Timing is everything in healthcare — yet too often diagnoses, treatments and procedures are held up by paperwork, administrative red tape between patients, clinicians, carers, bookkeepers, insurance companies and others in the chain of relationships that needs to be processed before steps can be taken. Today a startup called Notable, which is building automation systems to help move that along, is announcing a growth round of $100 million as it finds a ready market for its technology among hundreds of customers, including large networks like Intermountain Healthcare and CommonSpirit Health to cut through the immense amount of what Pranay Kapadia, Notable’s co-founder and CEO, describes as “administrative overhead.”
“The healthcare industry on average has $1.1 trillion in administrative spend, which is eight times as many resources required per $1 billion of revenue as any other industry in the world,” he said of the annual budget given to all that work. “There are tens of thousands of workflows that can be automated.” He estimated that among Notable’s current customers, across some 350 locations, Notable’s systems are automating “millions” of tasks a year, “and growing exponentially.” The company is most active in the U.S. but has plans to take its tech to other markets and to segments adjacent to healthcare, such as health insurance, over time.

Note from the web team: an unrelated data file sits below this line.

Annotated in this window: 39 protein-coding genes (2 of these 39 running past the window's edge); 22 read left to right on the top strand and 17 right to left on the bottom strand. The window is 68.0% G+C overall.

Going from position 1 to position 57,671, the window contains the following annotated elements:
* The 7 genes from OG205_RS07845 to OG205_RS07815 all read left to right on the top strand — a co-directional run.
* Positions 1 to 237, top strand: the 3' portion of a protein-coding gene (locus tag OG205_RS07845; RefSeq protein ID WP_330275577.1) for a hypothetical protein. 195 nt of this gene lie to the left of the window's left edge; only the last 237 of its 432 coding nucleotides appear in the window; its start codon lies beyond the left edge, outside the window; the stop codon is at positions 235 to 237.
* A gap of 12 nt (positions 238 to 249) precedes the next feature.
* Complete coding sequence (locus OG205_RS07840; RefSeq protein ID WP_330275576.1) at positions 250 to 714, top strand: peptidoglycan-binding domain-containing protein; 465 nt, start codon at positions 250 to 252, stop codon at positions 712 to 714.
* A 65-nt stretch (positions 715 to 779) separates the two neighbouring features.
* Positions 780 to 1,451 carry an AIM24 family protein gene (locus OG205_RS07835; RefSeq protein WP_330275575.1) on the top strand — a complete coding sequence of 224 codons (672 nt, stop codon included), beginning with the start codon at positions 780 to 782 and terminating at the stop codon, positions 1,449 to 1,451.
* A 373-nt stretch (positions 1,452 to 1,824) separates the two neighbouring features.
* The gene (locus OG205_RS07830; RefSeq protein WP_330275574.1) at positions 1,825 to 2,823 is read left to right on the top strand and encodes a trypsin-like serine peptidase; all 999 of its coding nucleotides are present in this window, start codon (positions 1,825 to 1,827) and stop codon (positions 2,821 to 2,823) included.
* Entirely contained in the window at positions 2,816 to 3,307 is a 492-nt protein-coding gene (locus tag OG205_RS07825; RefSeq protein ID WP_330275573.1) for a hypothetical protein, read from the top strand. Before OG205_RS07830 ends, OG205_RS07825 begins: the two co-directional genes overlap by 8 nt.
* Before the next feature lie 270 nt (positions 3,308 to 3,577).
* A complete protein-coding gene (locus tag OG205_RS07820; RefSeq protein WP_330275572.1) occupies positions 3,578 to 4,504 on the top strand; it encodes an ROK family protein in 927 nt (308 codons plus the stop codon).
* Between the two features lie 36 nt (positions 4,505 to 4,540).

ICONIQ Growth — the growth-stage arm of the San Francisco wealth management and investment firm connected to Mark Zuckerberg, Sheryl Sandberg, Jack Dorsey and other high net-worth tech executives — is leading the Series B, with Greylock, Oak HC/ FT and F-Prime also participating. Kapadia confirmed to me that the round values his startup at $600 million post-money. That’s a big jump for the company: previously it had raised just over $26 million and was last valued, earlier this year, at about $120 million, according to PitchBook estimates.
Notable’s sweet spot has been using robotic process automation combined with API integrations and other technologies to speed up some of the administrative work that connects the dots in a healthcare regiment. This could involve the clinical notes that a doctor has to access or update when seeing a patient; the paperwork and billing details that payers need to receive to authorize a treatment or medication; a person registering for a service; or something else in the bigger mix of actions and levers that move when a person encounters a medical environment.